We recently accompanied a yacht sale in Norwich and used a BIMCO SALEFORM 2012. While the seller was a little surprised to see a commercial ship sale contract, we felt the comprehensive nature of the BIMCO SALEFORM was the way to go given the differing nationalities of the parties, the six-figure price of the vessel and the particular structure of the payment plan as an item for European Union export.

Remember: just because it's a leisure craft doesn't mean it can't develop all the problems of a larger vessel. And as the saying goes, 'opportunity makes the thief', so it's good for two strangers to write down what they want. Taking a moment to go through the clauses of the BIMCO SALEFORM 2012 also provides both seller and buyer an opportunity to consider all facets of the transaction and ask for changes to suit their needs.

It is advisable to do a dry inspection of the hull, which requires a basic standard of equipment. This can be done on a slipway, or as in the case here, by using a hoist system:

It is entirely standard for the seller to pay for any costs involved in preparing the dry inspection, except for the surveyor, as the information is useful to him even if the buyer "jumps ship" and the seller needs to look to sell the yacht to someone else. If the seller is unwilling to or is unable to offer a dry inspection, he may be trying to conceal defects.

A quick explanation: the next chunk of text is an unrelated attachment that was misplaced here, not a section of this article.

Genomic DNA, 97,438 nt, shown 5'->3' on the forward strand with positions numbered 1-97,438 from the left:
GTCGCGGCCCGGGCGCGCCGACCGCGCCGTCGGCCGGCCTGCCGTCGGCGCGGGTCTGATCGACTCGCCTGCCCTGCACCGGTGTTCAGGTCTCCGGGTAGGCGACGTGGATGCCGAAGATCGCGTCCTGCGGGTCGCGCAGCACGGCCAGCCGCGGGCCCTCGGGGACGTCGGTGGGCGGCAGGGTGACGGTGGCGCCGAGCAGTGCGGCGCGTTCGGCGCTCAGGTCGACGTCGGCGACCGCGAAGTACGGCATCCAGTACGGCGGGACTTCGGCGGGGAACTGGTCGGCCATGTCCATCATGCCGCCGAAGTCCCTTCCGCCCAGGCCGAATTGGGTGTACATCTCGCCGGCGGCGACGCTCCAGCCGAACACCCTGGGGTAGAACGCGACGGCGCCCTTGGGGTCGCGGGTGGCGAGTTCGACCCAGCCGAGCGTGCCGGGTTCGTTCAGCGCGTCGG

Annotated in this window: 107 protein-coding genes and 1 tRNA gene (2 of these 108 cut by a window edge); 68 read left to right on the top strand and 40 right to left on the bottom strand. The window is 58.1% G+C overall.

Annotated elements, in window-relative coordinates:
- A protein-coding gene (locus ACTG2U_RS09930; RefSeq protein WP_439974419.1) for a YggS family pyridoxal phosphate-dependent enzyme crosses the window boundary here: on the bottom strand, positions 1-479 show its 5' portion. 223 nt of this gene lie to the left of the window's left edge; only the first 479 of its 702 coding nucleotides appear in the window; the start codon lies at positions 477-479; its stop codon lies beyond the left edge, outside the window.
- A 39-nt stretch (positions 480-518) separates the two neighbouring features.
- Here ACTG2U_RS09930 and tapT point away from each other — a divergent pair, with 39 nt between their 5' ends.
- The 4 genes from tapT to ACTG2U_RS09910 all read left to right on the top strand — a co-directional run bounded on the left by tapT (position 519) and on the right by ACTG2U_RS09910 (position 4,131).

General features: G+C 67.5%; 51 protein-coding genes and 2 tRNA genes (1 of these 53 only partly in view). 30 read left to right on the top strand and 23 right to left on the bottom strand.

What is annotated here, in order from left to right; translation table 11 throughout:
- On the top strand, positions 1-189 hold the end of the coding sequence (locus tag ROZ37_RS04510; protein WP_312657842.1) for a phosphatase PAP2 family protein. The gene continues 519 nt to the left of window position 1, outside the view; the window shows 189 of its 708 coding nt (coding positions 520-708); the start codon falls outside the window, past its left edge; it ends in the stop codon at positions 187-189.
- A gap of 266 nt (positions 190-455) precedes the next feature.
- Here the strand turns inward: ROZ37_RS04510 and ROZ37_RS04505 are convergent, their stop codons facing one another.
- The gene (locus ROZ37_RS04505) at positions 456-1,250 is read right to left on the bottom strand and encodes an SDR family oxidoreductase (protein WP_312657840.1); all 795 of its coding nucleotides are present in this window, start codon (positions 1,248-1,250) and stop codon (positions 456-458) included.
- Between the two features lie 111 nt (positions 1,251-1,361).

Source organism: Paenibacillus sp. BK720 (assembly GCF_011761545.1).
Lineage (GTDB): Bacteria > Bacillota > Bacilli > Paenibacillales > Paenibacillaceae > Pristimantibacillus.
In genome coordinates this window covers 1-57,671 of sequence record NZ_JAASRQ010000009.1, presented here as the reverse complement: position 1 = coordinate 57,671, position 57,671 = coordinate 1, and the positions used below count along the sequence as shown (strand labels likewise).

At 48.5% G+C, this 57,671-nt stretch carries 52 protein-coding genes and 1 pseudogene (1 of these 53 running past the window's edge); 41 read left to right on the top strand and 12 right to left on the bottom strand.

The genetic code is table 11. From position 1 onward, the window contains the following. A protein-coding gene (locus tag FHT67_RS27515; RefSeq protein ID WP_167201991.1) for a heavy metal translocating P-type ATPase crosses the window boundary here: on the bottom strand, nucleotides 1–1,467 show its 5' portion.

Here, the yacht is being released from the hoist and is now positioned in the water so that it can move on its own power. It should be possible for the yacht to immediately fire up and engage in a sea and/or river trial after being inspected. If not, it could be that the engine has a problem and requires a mechanic's attention before it can be driven.

Here is our surveyor diligently examining the yacht's "engine room" and bilge.

It is smart and fair to go through the vessel completely, which is to say, to open up all compartments and every latch and ensure that even the parts of the vessel which are not directly visible are examined thoroughly. If the seller is rushing, it may be difficult to ask for this, but it's important then to politely and confidently assert one's interests.